The vaccines story - adding value - PHARMAC's impact in people's lives
PHARMAC began managing the national immunisation schedule in 2012. Since then, PHARMAC has added four new vaccines and given New Zealanders greater access to 13 already funded vaccines. In late 2017 we also proposed funding for a vaccine for zoster (shingles) for those aged 65, while those up to the age of 80 would take part in a catch-up programme, benefitting up to 600,000 people.
We have achieved these results despite the potential impacts on our fixed budget. While the gross expenditure on vaccines has increased, PHARMAC’s approach means that actual expenditure, via confidential rebates, is well managed.
Highlights of our management of vaccines include:
- Listing of rotavirus vaccine for all children, from 1 July 2014. Rotavirus is a significant cause of gastric illness in young children, and the listing of the vaccine was linked with a 75% reduction in children up to 2 years being admitted to Auckland hospitals for the illness.
- Listing of varicella (chickenpox) vaccine. This was first listed in 2013 for children with compromised immune systems. In 2017 access was widened to all eligible children, when chickenpox vaccine was included in the national immunisation schedule.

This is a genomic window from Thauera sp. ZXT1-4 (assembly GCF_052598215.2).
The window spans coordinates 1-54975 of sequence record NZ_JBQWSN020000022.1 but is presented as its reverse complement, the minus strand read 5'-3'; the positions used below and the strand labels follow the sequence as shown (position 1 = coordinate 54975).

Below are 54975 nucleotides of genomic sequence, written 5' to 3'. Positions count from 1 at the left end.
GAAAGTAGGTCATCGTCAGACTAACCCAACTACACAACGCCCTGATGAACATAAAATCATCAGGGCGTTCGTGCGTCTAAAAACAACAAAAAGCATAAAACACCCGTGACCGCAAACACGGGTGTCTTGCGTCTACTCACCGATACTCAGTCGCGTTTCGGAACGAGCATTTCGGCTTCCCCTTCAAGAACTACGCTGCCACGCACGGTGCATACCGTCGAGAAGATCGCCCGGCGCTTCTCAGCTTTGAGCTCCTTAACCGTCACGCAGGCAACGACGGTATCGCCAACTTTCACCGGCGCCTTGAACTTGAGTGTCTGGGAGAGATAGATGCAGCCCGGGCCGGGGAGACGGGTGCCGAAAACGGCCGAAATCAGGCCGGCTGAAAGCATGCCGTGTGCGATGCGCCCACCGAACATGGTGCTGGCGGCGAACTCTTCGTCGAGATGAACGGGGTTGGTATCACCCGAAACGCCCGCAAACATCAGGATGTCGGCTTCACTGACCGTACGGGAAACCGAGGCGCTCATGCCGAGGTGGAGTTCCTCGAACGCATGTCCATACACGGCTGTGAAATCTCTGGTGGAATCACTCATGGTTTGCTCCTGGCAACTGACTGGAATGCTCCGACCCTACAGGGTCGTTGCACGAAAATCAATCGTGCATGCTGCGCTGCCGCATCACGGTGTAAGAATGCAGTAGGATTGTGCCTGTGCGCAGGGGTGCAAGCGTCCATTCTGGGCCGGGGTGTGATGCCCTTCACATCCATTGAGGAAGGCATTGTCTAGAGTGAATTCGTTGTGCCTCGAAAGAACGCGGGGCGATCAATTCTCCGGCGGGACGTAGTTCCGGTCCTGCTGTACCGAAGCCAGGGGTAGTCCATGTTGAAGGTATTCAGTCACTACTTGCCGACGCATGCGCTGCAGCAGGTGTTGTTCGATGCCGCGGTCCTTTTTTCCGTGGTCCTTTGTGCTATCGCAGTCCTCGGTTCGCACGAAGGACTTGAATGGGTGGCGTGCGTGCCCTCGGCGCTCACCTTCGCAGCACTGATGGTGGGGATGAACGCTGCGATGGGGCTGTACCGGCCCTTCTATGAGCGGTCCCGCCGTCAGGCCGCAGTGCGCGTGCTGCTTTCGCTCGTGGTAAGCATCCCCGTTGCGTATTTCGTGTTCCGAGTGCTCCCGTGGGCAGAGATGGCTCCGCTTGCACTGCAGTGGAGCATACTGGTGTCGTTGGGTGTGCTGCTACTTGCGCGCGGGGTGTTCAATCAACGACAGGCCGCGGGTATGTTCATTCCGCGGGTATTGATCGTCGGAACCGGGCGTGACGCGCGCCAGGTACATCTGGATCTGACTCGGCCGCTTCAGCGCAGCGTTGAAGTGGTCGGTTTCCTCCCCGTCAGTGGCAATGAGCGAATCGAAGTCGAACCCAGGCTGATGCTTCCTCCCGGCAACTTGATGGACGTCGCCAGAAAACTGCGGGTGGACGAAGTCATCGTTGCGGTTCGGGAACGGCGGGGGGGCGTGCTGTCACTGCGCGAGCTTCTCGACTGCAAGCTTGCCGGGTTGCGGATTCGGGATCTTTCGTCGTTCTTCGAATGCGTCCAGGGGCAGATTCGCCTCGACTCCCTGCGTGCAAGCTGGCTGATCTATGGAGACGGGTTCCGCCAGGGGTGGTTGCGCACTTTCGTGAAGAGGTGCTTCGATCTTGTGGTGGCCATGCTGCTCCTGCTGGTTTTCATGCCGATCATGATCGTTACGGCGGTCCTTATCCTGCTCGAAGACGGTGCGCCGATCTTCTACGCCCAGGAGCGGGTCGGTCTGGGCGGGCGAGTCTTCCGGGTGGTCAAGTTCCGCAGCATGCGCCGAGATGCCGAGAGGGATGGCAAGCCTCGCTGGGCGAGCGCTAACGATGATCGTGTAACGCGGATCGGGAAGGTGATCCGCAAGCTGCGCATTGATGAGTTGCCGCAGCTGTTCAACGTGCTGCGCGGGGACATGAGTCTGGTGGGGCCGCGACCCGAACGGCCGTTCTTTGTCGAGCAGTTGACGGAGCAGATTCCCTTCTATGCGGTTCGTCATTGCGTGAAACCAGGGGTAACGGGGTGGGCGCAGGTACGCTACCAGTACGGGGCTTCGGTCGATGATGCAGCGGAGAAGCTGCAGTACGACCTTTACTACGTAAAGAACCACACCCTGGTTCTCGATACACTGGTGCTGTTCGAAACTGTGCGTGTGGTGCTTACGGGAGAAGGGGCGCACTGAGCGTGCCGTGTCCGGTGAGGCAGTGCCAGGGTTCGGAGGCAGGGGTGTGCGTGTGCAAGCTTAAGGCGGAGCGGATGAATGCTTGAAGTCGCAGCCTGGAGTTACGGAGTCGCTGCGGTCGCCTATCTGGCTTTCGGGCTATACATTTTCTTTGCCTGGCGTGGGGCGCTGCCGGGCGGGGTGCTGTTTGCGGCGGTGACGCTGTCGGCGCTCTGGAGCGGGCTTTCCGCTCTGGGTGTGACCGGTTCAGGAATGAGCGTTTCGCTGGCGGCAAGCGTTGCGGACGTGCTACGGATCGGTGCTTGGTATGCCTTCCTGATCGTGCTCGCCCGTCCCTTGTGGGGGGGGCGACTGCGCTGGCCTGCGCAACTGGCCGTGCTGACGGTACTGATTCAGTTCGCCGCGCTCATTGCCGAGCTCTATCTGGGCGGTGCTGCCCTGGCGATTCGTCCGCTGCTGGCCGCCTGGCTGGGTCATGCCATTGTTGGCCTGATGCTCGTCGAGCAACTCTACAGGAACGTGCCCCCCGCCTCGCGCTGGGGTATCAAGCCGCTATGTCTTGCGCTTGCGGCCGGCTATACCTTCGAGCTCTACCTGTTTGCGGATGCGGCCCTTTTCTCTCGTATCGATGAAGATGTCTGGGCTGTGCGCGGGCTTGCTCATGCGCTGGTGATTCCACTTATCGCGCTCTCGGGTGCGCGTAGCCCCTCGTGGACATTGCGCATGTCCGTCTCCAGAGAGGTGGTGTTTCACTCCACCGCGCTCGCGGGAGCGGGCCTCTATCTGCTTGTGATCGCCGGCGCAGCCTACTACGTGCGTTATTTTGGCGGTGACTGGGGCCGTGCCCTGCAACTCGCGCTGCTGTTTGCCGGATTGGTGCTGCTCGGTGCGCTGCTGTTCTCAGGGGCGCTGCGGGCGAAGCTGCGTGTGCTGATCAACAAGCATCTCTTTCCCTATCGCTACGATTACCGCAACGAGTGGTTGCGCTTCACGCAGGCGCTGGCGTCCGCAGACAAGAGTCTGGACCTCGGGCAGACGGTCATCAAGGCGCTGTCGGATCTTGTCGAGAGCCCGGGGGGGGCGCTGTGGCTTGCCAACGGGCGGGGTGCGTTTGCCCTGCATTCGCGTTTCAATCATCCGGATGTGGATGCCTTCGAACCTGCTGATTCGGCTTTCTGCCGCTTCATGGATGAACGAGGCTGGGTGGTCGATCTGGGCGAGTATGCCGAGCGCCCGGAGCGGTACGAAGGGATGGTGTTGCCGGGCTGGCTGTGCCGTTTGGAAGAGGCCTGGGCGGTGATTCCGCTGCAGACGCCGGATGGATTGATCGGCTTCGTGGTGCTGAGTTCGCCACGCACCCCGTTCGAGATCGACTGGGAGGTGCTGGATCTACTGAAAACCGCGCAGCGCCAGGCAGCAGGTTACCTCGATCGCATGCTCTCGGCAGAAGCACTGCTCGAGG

- Funding HPV vaccine for males up to 26. As well as causing cervical cancer in women, human papilloma virus (HPV) is associated with other cancers such as throat, head and neck cancers.
- From 2013, pregnant women were able to obtain the funded pertussis vaccine against whooping cough, ensuring an estimated 30,000 women and their newborn babies are protected against this disease.
- The awarding of sole supply, to Mylan, for the influenza vaccine from 2017-19 and enabling pharmacists to administer the flu vaccine to people aged 65 and over, and pregnant women, means more people can access the flu vaccine.
The number of New Zealanders who have access to funded vaccines grew from 1.75 million in 2013 to an anticipated 2.05 million in 2018. At the same time, the net price paid for vaccines is falling.
Unlike most medicines used in the community, PHARMAC manages the distribution of most vaccines from the manufacturer to vaccinators. It inherited this approach in 2012 when responsibility for vaccines management was transferred from the Ministry of Health. PHARMAC streamlined the vaccine distribution systems from 2014 and signed new agreements for national and regional storage and distribution services. This has resulted in improved stock management, reduced wastage and improved reporting to enable greater oversight by PHARMAC. As well as driving more savings in our operational budget through these agreements, PHARMAC is better placed to respond to supply issues, or issues that may occur in the environment.
The vaccines story demonstrates the power of the PHARMAC model - improving access to vaccines, listing more vaccines and streamlining distribution, all while containing the fiscal impacts, so that more New Zealanders can live longer and healthier lives.
Last updated: 21 November 2017